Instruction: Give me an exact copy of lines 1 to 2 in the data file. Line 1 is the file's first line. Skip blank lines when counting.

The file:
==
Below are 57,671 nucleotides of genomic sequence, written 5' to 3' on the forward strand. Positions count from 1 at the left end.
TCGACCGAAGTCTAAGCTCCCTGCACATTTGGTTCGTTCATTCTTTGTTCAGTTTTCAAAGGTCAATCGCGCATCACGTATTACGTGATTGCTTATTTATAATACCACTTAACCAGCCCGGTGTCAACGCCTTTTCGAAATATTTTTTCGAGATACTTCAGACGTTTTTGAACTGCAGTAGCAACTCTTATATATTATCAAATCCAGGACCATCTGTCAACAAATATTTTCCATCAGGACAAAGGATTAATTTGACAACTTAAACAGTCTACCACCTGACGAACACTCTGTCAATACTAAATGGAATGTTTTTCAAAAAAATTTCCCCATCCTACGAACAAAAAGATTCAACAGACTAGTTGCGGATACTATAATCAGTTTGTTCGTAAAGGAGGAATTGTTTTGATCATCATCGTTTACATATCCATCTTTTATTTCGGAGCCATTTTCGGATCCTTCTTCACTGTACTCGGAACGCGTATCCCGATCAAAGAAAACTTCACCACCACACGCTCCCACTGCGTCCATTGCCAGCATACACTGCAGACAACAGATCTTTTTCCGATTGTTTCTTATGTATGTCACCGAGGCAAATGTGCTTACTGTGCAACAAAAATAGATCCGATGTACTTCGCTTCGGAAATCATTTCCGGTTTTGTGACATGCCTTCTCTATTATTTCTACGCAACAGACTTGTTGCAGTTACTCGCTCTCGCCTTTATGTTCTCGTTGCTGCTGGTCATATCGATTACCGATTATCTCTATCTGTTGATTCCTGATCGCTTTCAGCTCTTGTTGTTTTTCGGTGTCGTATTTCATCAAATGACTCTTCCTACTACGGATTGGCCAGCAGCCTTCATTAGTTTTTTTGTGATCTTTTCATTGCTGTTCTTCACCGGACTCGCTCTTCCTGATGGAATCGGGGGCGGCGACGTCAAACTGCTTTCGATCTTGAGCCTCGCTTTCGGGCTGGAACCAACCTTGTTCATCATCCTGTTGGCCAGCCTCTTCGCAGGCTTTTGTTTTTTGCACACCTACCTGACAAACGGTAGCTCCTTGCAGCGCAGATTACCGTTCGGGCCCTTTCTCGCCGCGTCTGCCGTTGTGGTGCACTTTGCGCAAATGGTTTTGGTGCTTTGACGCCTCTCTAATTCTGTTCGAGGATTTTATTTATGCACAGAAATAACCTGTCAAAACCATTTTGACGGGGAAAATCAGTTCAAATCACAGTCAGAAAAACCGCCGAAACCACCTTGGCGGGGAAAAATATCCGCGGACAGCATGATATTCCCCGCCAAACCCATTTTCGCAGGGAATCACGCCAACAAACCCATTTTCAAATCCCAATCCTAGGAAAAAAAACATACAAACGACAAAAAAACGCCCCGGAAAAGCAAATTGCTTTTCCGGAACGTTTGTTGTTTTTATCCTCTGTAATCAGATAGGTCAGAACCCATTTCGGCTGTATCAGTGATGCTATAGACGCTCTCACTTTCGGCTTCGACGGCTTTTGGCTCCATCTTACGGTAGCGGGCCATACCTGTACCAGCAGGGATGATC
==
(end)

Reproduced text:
Below are 57,671 nucleotides of genomic sequence, written 5' to 3' on the forward strand. Positions count from 1 at the left end.
TCGACCGAAGTCTAAGCTCCCTGCACATTTGGTTCGTTCATTCTTTGTTCAGTTTTCAAAGGTCAATCGCGCATCACGTATTACGTGATTGCTTATTTATAATACCACTTAACCAGCCCGGTGTCAACGCCTTTTCGAAATATTTTTTCGAGATACTTCAGACGTTTTTGAACTGCAGTAGCAACTCTTATATATTATCAAATCCAGGACCATCTGTCAACAAATATTTTCCATCAGGACAAAGGATTAATTTGACAACTTAAACAGTCTACCACCTGACGAACACTCTGTCAATACTAAATGGAATGTTTTTCAAAAAAATTTCCCCATCCTACGAACAAAAAGATTCAACAGACTAGTTGCGGATACTATAATCAGTTTGTTCGTAAAGGAGGAATTGTTTTGATCATCATCGTTTACATATCCATCTTTTATTTCGGAGCCATTTTCGGATCCTTCTTCACTGTACTCGGAACGCGTATCCCGATCAAAGAAAACTTCACCACCACACGCTCCCACTGCGTCCATTGCCAGCATACACTGCAGACAACAGATCTTTTTCCGATTGTTTCTTATGTATGTCACCGAGGCAAATGTGCTTACTGTGCAACAAAAATAGATCCGATGTACTTCGCTTCGGAAATCATTTCCGGTTTTGTGACATGCCTTCTCTATTATTTCTACGCAACAGACTTGTTGCAGTTACTCGCTCTCGCCTTTATGTTCTCGTTGCTGCTGGTCATATCGATTACCGATTATCTCTATCTGTTGATTCCTGATCGCTTTCAGCTCTTGTTGTTTTTCGGTGTCGTATTTCATCAAATGACTCTTCCTACTACGGATTGGCCAGCAGCCTTCATTAGTTTTTTTGTGATCTTTTCATTGCTGTTCTTCACCGGACTCGCTCTTCCTGATGGAATCGGGGGCGGCGACGTCAAACTGCTTTCGATCTTGAGCCTCGCTTTCGGGCTGGAACCAACCTTGTTCATCATCCTGTTGGCCAGCCTCTTCGCAGGCTTTTGTTTTTTGCACACCTACCTGACAAACGGTAGCTCCTTGCAGCGCAGATTACCGTTCGGGCCCTTTCTCGCCGCGTCTGCCGTTGTGGTGCACTTTGCGCAAATGGTTTTGGTGCTTTGACGCCTCTCTAATTCTGTTCGAGGATTTTATTTATGCACAGAAATAACCTGTCAAAACCATTTTGACGGGGAAAATCAGTTCAAATCACAGTCAGAAAAACCGCCGAAACCACCTTGGCGGGGAAAAATATCCGCGGACAGCATGATATTCCCCGCCAAACCCATTTTCGCAGGGAATCACGCCAACAAACCCATTTTCAAATCCCAATCCTAGGAAAAAAAACATACAAACGACAAAAAAACGCCCCGGAAAAGCAAATTGCTTTTCCGGAACGTTTGTTGTTTTTATCCTCTGTAATCAGATAGGTCAGAACCCATTTCGGCTGTATCAGTGATGCTATAGACGCTCTCACTTTCGGCTTCGACGGCTTTTGGCTCCATCTTACGGTAGCGGGCCATACCTGTACCAGCAGGGATGATC